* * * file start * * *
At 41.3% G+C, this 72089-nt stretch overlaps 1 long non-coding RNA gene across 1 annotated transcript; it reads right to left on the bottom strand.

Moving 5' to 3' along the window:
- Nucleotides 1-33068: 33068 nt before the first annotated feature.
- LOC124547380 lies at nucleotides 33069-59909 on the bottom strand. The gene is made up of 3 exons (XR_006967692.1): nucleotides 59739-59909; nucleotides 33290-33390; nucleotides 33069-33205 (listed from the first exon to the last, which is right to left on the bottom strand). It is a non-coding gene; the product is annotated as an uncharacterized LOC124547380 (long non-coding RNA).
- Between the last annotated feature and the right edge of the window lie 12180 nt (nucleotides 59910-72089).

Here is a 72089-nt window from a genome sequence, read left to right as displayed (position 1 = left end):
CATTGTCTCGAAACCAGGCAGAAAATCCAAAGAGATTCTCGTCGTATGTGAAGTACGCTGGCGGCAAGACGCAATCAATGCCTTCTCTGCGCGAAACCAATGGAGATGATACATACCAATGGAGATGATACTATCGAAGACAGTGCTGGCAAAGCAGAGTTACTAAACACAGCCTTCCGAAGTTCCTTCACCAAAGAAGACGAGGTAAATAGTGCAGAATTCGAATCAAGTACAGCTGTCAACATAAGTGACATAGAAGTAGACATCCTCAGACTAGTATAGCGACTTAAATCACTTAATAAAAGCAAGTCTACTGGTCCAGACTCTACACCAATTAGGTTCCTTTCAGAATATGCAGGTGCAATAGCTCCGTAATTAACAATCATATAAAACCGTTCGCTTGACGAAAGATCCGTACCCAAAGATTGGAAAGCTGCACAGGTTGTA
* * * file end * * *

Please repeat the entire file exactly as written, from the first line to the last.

At 41.3% G+C, this 72089-nt stretch overlaps 1 long non-coding RNA gene across 1 annotated transcript; it reads right to left on the bottom strand.

Moving 5' to 3' along the window:
- Nucleotides 1-33068: 33068 nt before the first annotated feature.
- LOC124547380 lies at nucleotides 33069-59909 on the bottom strand. The gene is made up of 3 exons (XR_006967692.1): nucleotides 59739-59909; nucleotides 33290-33390; nucleotides 33069-33205 (listed from the first exon to the last, which is right to left on the bottom strand). It is a non-coding gene; the product is annotated as an uncharacterized LOC124547380 (long non-coding RNA).
- Between the last annotated feature and the right edge of the window lie 12180 nt (nucleotides 59910-72089).

Here is a 72089-nt window from a genome sequence, read left to right as displayed (position 1 = left end):
CATTGTCTCGAAACCAGGCAGAAAATCCAAAGAGATTCTCGTCGTATGTGAAGTACGCTGGCGGCAAGACGCAATCAATGCCTTCTCTGCGCGAAACCAATGGAGATGATACATACCAATGGAGATGATACTATCGAAGACAGTGCTGGCAAAGCAGAGTTACTAAACACAGCCTTCCGAAGTTCCTTCACCAAAGAAGACGAGGTAAATAGTGCAGAATTCGAATCAAGTACAGCTGTCAACATAAGTGACATAGAAGTAGACATCCTCAGACTAGTATAGCGACTTAAATCACTTAATAAAAGCAAGTCTACTGGTCCAGACTCTACACCAATTAGGTTCCTTTCAGAATATGCAGGTGCAATAGCTCCGTAATTAACAATCATATAAAACCGTTCGCTTGACGAAAGATCCGTACCCAAAGATTGGAAAGCTGCACAGGTTGTA